The Service Design community as a whole has also seen profound growth. In the room, you had people who were competitors in the market, yet there was still a sense of fostering shared desires to increase the use of Service Design tools in society. Coming together with everyone in one place, to talk about our shared passion and commitment to Service Design, really brought that feeling of connected community together.
Mark Kuznicki, Co-Founder:
SDN Converge really showed me that the notion of design thinking is growing up. The Service Design community is the best vehicle right now for actively promoting and engaging Human Centered Design in real applications that include digital, but are also beyond digital. Service Design is also starting to serve as a channel for people to discover other kinds of design practice such as foresight, organizational design, systemic design, and others. I think it’s a great community for The Moment to participate in, contribute to, to invest in – because it’s aligned with our purpose.
As for the conference itself, I said to a newbie at the beginning of the day: you’re going to have a great day. Nothing is better than spending a day with people who fundamentally care about others; people who have that emotional intelligence and skill; people who have a compassion for the human dimension of life. The SDN organizing committee did a great job organizing the event. It was clear that they cared about each moment and thoughtfulness went into every touchpoint.
Tiffany Elliot, Marketing Manager:
It was both humbling and heartening to be in a room with people who are working to make the world a better place
As The Moment’s voice in marketing, I spend a lot of time thinking about how we talk about our services and the impact they have on our clients. It was inspiring to see a community full of individuals who believe in the practice of Service and Human Centered Design, and who are committed to making things better – in the public sector, in the private sector, for people in large banks, and for the homeless population. It was both humbling and heartening to be in a room with people who are working to make the world a better place (truly!). Service Design as a practice seems to attract people with positive, empathetic thinking and this was very evident as I met and mingled with people from different locations and backgrounds throughout the day. This was the first service design conference I have attended, and what struck me most was the attention and detail that went into planning the event itself. It really demonstrated the impact that Service Design, as a practice, has on the organizations it touches: Service Design enables us to think about the human, within the whole.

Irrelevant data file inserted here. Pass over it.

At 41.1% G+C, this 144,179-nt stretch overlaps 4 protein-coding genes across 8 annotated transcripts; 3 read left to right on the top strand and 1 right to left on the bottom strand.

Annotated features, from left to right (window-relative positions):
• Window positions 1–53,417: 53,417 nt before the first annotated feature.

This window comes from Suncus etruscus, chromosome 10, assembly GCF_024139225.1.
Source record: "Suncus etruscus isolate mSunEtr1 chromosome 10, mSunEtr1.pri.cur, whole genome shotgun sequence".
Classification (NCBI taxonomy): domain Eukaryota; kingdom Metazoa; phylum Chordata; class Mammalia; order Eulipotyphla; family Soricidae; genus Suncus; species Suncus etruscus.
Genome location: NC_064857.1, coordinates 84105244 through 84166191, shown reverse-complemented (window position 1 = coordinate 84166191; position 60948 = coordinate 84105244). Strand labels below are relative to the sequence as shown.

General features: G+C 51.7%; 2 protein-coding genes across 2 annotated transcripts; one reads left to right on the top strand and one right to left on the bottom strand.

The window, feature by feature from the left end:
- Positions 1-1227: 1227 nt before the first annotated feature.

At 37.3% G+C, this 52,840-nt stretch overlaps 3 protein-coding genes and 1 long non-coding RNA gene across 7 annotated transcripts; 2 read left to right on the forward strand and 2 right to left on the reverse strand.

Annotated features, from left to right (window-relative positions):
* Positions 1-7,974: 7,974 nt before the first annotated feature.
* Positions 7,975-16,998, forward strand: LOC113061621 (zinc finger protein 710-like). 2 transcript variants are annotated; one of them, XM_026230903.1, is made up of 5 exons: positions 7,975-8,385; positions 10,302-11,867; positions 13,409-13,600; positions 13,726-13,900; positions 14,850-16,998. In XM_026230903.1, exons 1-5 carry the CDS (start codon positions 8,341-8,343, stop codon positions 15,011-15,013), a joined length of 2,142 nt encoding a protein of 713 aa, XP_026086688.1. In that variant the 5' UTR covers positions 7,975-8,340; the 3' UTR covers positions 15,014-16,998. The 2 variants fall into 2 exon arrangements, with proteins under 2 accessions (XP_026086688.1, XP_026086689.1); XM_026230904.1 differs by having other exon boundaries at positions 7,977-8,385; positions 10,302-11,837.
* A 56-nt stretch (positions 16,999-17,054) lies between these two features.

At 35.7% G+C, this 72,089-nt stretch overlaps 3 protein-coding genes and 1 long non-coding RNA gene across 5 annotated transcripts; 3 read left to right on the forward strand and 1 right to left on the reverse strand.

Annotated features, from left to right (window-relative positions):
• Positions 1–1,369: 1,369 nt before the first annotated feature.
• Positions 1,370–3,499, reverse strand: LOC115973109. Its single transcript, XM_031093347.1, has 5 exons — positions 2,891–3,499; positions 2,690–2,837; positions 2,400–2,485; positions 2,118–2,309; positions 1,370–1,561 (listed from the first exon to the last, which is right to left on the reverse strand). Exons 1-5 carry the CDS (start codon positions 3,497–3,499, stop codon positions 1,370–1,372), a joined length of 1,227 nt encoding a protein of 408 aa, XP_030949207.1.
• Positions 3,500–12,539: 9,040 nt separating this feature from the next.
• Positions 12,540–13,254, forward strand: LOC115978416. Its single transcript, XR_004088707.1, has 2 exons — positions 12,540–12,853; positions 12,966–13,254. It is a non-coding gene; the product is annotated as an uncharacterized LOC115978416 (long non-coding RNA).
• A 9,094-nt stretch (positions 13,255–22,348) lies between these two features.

The gathering and hosting of Canada’s Service Design community is a sign of a maturing industry. Service Design, and design thinking – specifically in Canada – are growing up. At #Converge, we saw an industry full of thoughtful, compassionate humans who are working to make the world a better place, in private, nonprofit, and public positions. The practice of Service Design is clearly maturing, and the work is becoming increasingly respected within wider organizational contexts.
We are proud to be part of this burgeoning community and will continue to support its growth in the best way we know how: by participating in thoughtful dialogue, championing the practice, and always continuing to advocate for the humans at the centre of it all.